Whether you’re hand-winding the watch yourself or whether it relies on the movement of your wrist to automatically produce the power for accurate timekeeping, a mechanical watch is so much more than an instrument to track the passing minutes of the day with.
Automatic watches are powered by the movement of your wrist and use Kinetic energy. These beautifully crafted timepieces often showcase the movement’s performance through the back of the case, with all components working harmoniously together. The complicated system of jewels, gears, pins, wheels, teeth, and springs is a result of labor-intensive and painstaking skill that is a true work of art in itself. Put simply – serious collectors go wild for self-winding and hand-winding watches.
There are so many aspects to be enjoyed about an automatic watch. There’s the fascinating engineering work to admire, the history of the brand’s watchmaking know-how to commend, and, of course, the unique and individual enjoyment in owning a wristwatch that has been crafted, designed, and developed by the hands of some of the world’s most talented craftsmen. The technology behind a mechanical wristwatch, be that automatic or hand-wound, is hundreds of years old, reflecting in its more expensive price tag.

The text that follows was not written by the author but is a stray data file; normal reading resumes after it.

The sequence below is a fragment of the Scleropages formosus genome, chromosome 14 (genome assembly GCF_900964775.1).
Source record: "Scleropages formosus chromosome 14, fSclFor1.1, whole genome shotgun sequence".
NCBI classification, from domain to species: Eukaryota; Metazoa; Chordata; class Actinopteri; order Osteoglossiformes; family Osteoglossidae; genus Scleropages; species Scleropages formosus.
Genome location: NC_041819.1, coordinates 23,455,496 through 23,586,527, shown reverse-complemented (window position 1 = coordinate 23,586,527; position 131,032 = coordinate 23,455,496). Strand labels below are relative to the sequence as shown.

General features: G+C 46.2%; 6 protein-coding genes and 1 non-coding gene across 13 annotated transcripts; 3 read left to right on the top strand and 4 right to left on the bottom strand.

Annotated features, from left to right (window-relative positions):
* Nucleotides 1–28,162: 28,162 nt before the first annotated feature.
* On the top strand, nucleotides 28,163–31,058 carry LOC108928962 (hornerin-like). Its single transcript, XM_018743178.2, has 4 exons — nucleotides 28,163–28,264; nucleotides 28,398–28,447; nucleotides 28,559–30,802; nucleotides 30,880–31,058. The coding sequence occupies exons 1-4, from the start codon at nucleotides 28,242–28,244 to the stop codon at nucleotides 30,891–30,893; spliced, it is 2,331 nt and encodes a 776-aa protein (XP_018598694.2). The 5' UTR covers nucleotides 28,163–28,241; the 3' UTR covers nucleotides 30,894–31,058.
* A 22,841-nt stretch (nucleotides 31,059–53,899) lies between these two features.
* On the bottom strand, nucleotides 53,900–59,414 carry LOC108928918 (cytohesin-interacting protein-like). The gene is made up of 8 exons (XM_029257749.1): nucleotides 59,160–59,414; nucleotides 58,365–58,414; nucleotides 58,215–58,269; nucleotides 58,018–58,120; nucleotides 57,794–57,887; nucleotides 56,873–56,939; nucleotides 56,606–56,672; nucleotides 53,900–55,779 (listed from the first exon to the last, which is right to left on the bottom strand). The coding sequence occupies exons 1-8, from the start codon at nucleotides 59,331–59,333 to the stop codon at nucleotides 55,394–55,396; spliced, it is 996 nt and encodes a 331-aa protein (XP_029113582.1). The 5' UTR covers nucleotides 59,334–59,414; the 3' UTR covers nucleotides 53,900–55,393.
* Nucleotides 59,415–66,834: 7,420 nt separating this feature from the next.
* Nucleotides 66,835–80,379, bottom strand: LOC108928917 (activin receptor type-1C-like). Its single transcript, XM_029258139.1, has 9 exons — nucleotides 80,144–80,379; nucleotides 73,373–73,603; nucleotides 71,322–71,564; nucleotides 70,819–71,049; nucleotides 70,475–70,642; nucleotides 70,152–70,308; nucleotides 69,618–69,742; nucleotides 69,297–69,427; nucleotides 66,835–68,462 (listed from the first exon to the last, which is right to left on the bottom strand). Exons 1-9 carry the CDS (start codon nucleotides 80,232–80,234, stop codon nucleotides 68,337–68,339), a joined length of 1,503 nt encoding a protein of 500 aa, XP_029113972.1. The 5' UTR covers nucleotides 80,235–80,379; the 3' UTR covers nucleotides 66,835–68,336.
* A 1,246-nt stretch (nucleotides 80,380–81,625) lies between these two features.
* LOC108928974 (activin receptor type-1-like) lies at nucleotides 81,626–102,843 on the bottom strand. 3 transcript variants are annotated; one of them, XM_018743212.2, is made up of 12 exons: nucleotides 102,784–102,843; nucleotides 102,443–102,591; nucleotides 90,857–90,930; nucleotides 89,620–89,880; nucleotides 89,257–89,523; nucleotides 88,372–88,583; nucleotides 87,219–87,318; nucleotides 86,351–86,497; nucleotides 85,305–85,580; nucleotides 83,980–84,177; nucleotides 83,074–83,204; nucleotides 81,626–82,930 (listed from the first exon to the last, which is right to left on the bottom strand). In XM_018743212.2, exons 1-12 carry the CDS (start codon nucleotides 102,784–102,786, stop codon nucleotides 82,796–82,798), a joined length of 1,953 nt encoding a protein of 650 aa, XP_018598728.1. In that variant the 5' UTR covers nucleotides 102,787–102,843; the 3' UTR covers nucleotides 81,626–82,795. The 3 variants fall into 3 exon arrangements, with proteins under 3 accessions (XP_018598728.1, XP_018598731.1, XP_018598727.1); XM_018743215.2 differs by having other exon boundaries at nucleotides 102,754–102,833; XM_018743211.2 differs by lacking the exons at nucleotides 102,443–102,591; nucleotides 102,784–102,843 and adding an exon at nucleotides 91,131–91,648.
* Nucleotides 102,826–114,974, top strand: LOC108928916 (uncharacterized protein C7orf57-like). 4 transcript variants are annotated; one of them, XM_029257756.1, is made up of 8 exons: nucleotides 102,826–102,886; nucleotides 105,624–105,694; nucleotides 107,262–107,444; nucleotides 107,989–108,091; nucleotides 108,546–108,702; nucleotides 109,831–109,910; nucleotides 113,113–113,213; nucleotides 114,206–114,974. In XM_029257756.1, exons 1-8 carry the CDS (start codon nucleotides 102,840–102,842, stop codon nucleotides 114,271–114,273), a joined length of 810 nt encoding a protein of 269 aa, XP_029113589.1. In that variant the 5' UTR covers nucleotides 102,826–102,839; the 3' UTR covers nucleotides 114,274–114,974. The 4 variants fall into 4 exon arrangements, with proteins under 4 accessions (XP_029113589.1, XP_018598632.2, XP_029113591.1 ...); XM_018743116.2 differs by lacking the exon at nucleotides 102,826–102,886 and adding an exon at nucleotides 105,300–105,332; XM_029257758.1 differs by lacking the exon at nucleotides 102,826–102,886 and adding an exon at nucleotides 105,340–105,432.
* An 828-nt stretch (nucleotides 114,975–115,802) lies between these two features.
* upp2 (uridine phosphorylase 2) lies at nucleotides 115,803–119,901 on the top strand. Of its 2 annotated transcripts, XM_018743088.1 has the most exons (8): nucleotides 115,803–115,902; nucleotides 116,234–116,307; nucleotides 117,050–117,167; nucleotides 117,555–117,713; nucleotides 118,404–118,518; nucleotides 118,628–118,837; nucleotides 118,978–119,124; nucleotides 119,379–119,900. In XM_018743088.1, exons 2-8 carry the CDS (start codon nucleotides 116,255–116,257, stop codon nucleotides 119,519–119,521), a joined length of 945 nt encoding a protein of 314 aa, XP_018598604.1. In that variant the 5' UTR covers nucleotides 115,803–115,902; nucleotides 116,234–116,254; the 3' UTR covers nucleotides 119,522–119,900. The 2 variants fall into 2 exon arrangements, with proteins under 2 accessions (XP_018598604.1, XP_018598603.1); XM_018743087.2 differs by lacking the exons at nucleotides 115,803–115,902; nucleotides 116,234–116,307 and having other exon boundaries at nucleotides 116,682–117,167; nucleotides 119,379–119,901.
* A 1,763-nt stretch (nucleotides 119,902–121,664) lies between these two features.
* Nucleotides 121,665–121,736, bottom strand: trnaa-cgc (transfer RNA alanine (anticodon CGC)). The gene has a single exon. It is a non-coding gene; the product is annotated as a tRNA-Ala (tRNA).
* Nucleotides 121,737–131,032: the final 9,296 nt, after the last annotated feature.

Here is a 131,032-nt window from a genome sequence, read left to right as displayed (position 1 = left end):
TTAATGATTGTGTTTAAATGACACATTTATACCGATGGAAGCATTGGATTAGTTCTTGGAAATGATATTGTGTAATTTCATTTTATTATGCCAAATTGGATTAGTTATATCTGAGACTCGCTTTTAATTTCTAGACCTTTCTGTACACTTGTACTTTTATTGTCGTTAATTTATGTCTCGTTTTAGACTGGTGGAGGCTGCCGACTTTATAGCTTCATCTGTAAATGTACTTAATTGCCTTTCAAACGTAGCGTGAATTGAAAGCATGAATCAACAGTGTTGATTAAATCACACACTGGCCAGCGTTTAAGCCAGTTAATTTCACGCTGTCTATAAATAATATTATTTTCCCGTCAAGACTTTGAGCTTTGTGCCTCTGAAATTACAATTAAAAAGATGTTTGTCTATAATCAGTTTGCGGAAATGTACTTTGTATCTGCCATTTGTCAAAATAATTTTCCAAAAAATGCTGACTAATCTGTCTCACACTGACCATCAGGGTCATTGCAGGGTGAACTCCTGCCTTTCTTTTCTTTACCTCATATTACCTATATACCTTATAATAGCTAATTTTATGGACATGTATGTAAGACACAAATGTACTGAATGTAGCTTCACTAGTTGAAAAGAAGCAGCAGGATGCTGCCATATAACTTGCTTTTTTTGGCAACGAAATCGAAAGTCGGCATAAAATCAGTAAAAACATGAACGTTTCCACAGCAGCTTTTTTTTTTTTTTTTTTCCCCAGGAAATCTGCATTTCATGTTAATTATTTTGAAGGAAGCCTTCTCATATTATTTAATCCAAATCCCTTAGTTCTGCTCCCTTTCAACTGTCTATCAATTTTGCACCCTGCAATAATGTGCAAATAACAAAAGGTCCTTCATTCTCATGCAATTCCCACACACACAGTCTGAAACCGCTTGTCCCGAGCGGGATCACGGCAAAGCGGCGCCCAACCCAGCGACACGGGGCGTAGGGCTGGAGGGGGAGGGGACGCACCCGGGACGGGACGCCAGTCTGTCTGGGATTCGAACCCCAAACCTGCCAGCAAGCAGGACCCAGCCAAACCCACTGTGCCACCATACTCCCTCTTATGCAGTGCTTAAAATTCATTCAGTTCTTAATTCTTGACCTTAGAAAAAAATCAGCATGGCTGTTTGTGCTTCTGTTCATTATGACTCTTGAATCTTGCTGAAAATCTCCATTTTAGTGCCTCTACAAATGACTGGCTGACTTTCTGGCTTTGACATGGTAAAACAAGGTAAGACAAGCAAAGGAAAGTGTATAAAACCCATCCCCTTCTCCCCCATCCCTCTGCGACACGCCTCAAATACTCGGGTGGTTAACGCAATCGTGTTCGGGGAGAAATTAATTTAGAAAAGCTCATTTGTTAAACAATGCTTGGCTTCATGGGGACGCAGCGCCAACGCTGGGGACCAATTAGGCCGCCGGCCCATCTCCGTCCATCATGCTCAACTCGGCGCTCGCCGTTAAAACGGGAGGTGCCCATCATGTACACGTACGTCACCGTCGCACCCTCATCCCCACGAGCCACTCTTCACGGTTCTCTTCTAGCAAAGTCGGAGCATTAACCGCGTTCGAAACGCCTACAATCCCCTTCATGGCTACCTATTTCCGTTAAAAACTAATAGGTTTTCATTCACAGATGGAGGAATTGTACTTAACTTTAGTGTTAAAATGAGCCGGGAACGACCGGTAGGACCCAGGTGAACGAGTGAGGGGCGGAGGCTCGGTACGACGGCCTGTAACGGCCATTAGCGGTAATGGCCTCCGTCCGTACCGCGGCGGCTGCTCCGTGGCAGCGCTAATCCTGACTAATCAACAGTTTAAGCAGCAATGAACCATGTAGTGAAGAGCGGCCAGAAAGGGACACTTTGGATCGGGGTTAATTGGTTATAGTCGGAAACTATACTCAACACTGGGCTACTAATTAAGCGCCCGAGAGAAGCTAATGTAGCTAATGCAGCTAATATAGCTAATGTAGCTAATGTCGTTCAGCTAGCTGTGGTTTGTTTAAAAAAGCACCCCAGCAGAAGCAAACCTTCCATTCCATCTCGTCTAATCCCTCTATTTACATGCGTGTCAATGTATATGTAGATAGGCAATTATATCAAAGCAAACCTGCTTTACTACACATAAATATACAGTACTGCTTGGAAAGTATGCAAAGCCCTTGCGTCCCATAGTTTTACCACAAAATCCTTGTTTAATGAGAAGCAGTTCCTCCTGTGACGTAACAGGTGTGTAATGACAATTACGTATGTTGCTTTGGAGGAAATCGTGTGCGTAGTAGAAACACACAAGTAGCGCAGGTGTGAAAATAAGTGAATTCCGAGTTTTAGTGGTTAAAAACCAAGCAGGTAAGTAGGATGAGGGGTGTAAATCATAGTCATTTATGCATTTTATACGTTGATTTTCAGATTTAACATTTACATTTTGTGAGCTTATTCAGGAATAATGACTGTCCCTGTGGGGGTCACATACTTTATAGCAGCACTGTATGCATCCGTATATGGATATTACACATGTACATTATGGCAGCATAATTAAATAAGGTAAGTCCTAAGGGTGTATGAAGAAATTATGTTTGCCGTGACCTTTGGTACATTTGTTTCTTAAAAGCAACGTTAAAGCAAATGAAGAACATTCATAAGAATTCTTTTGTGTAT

A properly maintained automatic watch that has received regular servicing will work at its best. To some, taking good care of their wristwatch is just as enjoyable as wearing it. Pre-owned watches can be just as sought-after and as expensive (if not more expensive) than a brand-new watch, depending on how many years it remained in production for and whether its vintage style is deemed desirable.
The Patek Philippe Nautilus and the Rolex Submariner, for example, are steel sports watches that still cost more on the second-hand market than some brand new watches made from precious metal do. There’s also the added benefit that an investment piece can be handed down the family line from one generation to another. It’s an heirloom that can be worn and used as well as cherished.